Any event that has had a lasting negative effect on the self or psyche is by its very nature â€śtraumaticâ€ť. Events that happen to us when we are in our younger years and throughout our life shape and mold us, for better or worse. Some of us can chose to use those situations as life lessons and move on, never letting it affect us again.
Others may not be able to do that. It just stays with you, tucked away until it is triggered, affecting you over and over again; sometimes even years apart. We canâ€™t seem to escape it; no matter how hard we try.
Trauma is stored in the subcortex of the brain and in your nervous system and is not accessible when utilizing talk therapy. Talk therapy can be very beneficial for discovering patterns of behaviors, changing cognitions, making connections between past and present behaviors, and verbally unloading everyday stressors; however, research shows you need a brain-based therapy that goes far beyond the mind and into the brain to heal trauma.
Brainspotting vs EMDR
Both Brainspotting and EMDR go beneath the neocortex and target the trauma where it lies in the brain. The difference is the way it is used. BrainspottingÂ involves a focused eye position whereas Eye Movement Desensitization and Reprocessing (EMDR)Â involves rapid bilateral movement of the eyes, auditory or sensory system.
EMDR is also a directed and structured eight phase protocol whereas Brainspotting is adaptable and fluid. Some clients report they appreciate the structure and routine of EMDR and others like the flexibility of Brainspotting.
Often times I use both modalities on clients depending on the circumstances. Both therapeutic approaches will be discussed at length and it will be a collaborative effort in deciding which one is right for you.
Regardless of which modality we choose, before you begin any treatment for trauma you will want to consider the following questions:
Do you want to change?
Honestly, you should ask yourself this question before you begin any type of therapy. If you are happy with the way things are, even if it dysfunctional, then trauma therapy would not be for you. If you arenâ€™t happy with the way things are, but because it has been your norm for so long, anything else feels foreign and scary, then it may not be the right time.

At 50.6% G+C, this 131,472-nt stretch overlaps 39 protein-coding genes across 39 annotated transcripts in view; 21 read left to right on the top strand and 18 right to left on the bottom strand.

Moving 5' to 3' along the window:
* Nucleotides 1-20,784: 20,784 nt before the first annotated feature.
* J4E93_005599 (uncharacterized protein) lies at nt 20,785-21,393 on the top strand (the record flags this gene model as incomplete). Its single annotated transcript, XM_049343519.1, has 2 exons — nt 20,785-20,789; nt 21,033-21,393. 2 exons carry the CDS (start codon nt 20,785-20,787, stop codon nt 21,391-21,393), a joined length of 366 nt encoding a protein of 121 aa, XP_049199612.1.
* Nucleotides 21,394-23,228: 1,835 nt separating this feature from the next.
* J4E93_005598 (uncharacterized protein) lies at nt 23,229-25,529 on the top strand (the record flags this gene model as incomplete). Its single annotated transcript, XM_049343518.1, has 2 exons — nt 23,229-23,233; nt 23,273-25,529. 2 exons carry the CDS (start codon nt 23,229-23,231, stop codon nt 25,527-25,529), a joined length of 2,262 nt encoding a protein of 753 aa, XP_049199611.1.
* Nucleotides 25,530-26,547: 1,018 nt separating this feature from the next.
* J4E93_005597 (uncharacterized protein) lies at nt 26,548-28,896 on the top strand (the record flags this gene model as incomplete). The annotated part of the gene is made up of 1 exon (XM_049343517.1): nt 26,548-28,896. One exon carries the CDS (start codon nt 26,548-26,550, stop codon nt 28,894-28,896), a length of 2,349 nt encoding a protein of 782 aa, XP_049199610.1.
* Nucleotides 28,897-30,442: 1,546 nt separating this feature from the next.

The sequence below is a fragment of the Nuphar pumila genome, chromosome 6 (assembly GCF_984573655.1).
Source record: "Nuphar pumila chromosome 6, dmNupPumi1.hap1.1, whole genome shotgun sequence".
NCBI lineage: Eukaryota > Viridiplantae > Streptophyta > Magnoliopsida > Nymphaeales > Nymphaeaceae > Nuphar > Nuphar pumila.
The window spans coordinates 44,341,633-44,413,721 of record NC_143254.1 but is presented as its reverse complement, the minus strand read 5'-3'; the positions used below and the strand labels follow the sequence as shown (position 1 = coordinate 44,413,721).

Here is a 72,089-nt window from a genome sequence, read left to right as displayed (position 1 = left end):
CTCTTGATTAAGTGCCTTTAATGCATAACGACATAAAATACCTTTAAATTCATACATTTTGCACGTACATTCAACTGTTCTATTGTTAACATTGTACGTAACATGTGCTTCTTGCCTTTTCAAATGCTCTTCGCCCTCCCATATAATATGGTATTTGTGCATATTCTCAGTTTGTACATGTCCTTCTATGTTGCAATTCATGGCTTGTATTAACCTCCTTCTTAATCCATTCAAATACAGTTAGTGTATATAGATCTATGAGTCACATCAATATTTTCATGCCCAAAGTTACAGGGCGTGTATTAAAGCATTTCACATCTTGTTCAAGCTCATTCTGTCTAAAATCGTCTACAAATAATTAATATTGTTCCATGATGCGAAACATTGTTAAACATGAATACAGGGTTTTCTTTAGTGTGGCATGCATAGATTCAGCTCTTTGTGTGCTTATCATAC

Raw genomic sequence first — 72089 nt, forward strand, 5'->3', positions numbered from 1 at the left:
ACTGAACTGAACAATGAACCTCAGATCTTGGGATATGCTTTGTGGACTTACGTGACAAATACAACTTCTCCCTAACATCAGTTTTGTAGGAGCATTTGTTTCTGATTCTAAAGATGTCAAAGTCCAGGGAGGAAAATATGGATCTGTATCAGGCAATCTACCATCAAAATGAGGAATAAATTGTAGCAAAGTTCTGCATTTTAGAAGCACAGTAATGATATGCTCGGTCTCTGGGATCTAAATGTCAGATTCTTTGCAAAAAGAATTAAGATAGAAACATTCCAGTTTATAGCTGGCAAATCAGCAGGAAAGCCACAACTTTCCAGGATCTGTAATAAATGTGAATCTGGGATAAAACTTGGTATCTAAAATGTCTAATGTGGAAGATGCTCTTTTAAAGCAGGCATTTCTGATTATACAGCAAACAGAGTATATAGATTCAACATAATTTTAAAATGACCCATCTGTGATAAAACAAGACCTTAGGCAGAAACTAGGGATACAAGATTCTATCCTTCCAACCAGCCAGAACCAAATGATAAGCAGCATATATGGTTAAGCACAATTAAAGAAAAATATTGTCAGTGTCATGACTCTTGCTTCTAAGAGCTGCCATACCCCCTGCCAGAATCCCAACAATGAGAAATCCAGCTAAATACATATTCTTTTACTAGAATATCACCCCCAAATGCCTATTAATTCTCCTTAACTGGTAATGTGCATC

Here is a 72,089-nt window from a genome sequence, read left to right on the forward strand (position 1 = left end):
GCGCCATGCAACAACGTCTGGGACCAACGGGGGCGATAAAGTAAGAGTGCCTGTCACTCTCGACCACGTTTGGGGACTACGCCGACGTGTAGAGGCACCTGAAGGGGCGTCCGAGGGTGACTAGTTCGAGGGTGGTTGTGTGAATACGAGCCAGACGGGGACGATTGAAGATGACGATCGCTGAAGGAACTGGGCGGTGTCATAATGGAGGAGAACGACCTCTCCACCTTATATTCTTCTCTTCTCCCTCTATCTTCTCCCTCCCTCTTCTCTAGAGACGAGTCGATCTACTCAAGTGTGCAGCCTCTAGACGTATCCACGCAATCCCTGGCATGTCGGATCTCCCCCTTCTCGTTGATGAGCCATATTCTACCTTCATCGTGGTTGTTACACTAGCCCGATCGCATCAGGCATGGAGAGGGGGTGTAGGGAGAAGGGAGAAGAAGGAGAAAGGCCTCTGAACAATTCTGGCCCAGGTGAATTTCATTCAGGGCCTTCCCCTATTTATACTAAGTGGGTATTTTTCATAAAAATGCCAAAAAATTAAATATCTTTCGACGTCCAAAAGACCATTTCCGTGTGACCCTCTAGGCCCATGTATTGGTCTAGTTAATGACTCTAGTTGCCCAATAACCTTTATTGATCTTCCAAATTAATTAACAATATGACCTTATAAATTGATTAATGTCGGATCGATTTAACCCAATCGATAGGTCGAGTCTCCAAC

If you are unhappy with the way things are and want to make long-term changes, your therapist can provide you insight into the treatment and answer any of your questions.
Are you prepared to work hard?
Often times it is said therapy makes things worse before it gets better. How could it be otherwise? You have to talk about very uncomfortable things; things you may have been very good at stuffing or avoiding for some time. Although EMDR and Brainspotting can be a fast-acting therapy, every person is different. Some people have experience relief in as few as two sessions, and some take far longer. There is not set timeline for treatment.
Do you have adequate coping skills?
Although coping skills is built into your treatment plan, it is always good to have some of your own to use in addition. Your brain may continue to process information between sessions. â€śProcessingâ€ť may come in the form of dreams, random thoughts or memories coming to mind or bodily sensations. You want to be able to cope with that material, which for some may be intrusive.
Do you have adequate support?
What does your support system look like? This could be in the form of family and/or friends who can nurture you through the process as needed.
Are you emotionally stable?
That may seem like a weird question. I mean that is why some people seek out therapy, to better handle their emotions. For some, you may need to spend some time with your therapist working to resolve other issues so you can get to a healthy baseline before venturing into your stored trauma. You donâ€™t have to be a master of your emotions however, being able to name your feelings and adequately cope with them prior to starting a brain-based treatment is highly recommended.